Gary S. Green (email@example.com) is retired Professor of Government at Christopher Newport University in Newport News, Virginia, USA.
Auditing is the bedrock of any compliance program because without meaningful attempts to identify wrongful behaviors or the risk that they will occur, those problems can never be addressed. “Auditing” in this article will refer to any proactive effort to verify the effectiveness of an organizational compliance and ethics program.
Auditing seeks to prevent all harms associated with legal noncompliance. Although auditing certainly attempts to prevent wrongful acts against an organization, it must also attempt, with equal zeal, to prevent actions committed by the organization that inflict legal harms on employees, customers, vendors, stakeholders, and all other parties. It must seek to identify crimes, torts, breaches of contract, and other legal violations (especially those related to regulatory law) in addition to seeking to identify the risks associated with their possible occurrence.
Organizations are expected to identify and then immediately fix any actual or potential noncompliance, and “best practices” in compliance make specific reference to auditing as a prerequisite to a quality compliance program. Thus, auditing responds to legal expectations to self-police with due diligence. Auditing should produce information that may be used as evidence for compliance program effectiveness and identify weaknesses in compliance, allowing the organization to respond appropriately.
Auditing through sampling allows the examination of only a small fraction of organizational things in order to derive information that represents all of those things in an organization. Sampling is a fundamental aspect of self-evaluation associated with organizational compliance programming because it makes the investigation of key compliance questions considerably more feasible and much less expensive.
There are many reasons to use probability sampling to identify compliance breaches. First, it allows you to monitor efficiently large numbers of anything without monitoring everything. You can use probability sampling to monitor financial transactions, vendor contracts, product liabilities, place-based working condition safety or environmental risk, whether internal reporting mechanisms are effective, or anything else related to legal compliance initiatives. Second, it demonstrates “due diligence” in pursuit of a meaningful compliance program, which may serve to mitigate criminal and civil liabilities. Third, probability sampling promotes ethical organizational behavior because it does not target individuals. And, fourth, compliance auditing through sampling recursively sends the message that the higher-level personnel in an organization are serious about maintaining compliance program effectiveness.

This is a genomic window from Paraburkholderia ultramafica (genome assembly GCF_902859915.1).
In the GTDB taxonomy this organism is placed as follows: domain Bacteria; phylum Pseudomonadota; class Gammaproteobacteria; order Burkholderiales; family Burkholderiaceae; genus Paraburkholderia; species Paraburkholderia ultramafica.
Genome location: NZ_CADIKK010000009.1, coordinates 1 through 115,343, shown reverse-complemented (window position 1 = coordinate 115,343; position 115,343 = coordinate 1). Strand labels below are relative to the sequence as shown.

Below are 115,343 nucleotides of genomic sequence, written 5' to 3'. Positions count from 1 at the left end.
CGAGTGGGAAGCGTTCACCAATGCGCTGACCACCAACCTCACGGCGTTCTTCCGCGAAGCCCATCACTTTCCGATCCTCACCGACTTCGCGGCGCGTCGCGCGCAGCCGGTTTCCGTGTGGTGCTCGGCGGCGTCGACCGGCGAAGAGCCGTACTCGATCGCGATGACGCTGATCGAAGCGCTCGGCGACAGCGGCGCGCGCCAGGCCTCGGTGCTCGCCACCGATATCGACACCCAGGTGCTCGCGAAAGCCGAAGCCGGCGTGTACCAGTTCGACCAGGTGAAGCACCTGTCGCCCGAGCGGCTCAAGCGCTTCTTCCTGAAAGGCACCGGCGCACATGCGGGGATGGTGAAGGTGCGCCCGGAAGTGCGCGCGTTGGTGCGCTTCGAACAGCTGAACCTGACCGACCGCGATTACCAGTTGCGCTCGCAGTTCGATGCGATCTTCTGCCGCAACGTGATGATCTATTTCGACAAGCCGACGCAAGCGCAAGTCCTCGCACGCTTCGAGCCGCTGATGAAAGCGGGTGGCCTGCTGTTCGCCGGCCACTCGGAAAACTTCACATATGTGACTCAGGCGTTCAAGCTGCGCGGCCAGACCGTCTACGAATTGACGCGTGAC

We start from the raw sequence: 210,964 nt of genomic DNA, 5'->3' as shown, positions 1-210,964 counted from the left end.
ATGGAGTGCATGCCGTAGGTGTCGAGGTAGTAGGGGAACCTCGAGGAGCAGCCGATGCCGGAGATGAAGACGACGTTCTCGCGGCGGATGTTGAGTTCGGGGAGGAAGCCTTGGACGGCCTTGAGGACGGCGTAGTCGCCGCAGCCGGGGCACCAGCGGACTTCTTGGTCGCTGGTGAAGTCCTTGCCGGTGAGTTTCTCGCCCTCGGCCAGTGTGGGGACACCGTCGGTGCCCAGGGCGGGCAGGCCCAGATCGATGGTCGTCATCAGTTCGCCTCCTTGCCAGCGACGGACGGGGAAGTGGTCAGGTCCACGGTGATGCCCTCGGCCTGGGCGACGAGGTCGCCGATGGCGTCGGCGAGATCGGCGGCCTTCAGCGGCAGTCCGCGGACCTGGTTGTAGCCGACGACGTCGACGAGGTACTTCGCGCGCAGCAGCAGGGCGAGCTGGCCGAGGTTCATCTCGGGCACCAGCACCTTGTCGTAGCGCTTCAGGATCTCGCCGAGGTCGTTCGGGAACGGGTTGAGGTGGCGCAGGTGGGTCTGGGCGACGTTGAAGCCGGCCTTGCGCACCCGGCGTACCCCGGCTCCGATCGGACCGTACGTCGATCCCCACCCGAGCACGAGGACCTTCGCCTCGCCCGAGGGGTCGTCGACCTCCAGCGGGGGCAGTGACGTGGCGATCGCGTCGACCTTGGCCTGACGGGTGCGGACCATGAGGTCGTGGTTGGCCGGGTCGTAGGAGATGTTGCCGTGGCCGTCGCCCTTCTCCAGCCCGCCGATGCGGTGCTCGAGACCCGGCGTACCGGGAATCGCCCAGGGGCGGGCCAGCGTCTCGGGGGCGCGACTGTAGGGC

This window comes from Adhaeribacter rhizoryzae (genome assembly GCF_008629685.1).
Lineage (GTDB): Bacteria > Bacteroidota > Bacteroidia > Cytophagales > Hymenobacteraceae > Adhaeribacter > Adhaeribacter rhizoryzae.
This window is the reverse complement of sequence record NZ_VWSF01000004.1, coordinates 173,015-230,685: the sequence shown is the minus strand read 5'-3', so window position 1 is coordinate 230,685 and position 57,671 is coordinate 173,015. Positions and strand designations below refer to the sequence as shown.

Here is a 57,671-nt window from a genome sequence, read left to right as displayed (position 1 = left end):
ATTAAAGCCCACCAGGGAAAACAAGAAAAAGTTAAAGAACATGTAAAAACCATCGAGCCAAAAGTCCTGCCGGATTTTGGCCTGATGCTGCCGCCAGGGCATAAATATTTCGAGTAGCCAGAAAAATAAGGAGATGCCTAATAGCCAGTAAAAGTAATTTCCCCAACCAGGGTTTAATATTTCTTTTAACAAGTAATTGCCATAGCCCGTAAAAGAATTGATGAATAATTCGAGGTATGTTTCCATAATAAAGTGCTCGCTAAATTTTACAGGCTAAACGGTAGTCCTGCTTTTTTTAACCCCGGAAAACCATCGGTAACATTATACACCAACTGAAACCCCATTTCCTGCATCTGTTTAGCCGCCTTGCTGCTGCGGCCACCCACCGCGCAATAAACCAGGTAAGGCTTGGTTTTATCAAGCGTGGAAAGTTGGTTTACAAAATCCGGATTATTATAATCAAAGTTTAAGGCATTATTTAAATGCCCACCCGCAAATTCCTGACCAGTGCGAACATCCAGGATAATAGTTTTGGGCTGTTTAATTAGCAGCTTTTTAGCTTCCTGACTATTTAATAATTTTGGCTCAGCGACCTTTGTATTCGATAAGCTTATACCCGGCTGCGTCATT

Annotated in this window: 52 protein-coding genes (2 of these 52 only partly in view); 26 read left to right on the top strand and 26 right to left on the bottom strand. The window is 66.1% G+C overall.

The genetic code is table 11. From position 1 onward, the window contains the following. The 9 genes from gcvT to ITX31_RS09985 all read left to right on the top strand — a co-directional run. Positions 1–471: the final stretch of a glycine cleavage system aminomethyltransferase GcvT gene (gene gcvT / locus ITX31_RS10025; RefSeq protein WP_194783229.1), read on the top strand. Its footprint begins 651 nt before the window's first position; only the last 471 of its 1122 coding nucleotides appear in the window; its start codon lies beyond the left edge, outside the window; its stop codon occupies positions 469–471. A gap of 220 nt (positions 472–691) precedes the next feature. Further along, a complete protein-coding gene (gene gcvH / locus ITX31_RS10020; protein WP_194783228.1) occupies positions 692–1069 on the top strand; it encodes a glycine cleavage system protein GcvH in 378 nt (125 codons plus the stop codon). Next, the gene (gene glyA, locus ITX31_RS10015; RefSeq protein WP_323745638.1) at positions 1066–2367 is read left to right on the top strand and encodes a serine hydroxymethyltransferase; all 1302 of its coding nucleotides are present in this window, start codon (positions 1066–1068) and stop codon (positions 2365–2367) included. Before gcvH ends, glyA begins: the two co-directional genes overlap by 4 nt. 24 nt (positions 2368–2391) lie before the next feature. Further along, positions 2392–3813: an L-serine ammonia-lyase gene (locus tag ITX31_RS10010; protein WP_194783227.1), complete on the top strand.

Sampling is applicable to virtually all areas of auditing because it:
Identifies past compliance breaches,
Establishes baselines for compliance needs when programs are developed and as reference points for future audits, and
Performs ongoing monitoring of compliance program elements.
Why nonprobability sampling designs should be avoided
Nonprobability designs should be avoided in serious auditing of compliance issues because they are inefficient, biased, and will never yield meaningful results. Nor do they demonstrate “due diligence” and will therefore be much less likely to help organizations mitigate criminal and civil liabilities.
Examples of nonprobability sampling designs to avoid are:
“Quota” samples that use one or only a few criteria proportionately to draw a sample (e.g., 75% male and 25% female if that is the makeup of your workforce, 10 financial records from one department and five from another department that is half the size).
“Convenience” samples that use readily available documents, employees, inventory, etc. that are on hand and easy to find.
Detection is the fundamental cornerstone of due diligence because one cannot respond to, and often cannot prevent, compliance irregularities that remain invisible. An organization that uses nonprobability sampling will be hard-pressed to convince its detractors that a missed compliance problem was not in actuality the result of its willful ignorance to purposely hide the problem. Put another way, organizations that use nonprobability designs when probability samplings are more appropriate and reasonably practicable can rightly be accused of having a compliance program that is merely cosmetic.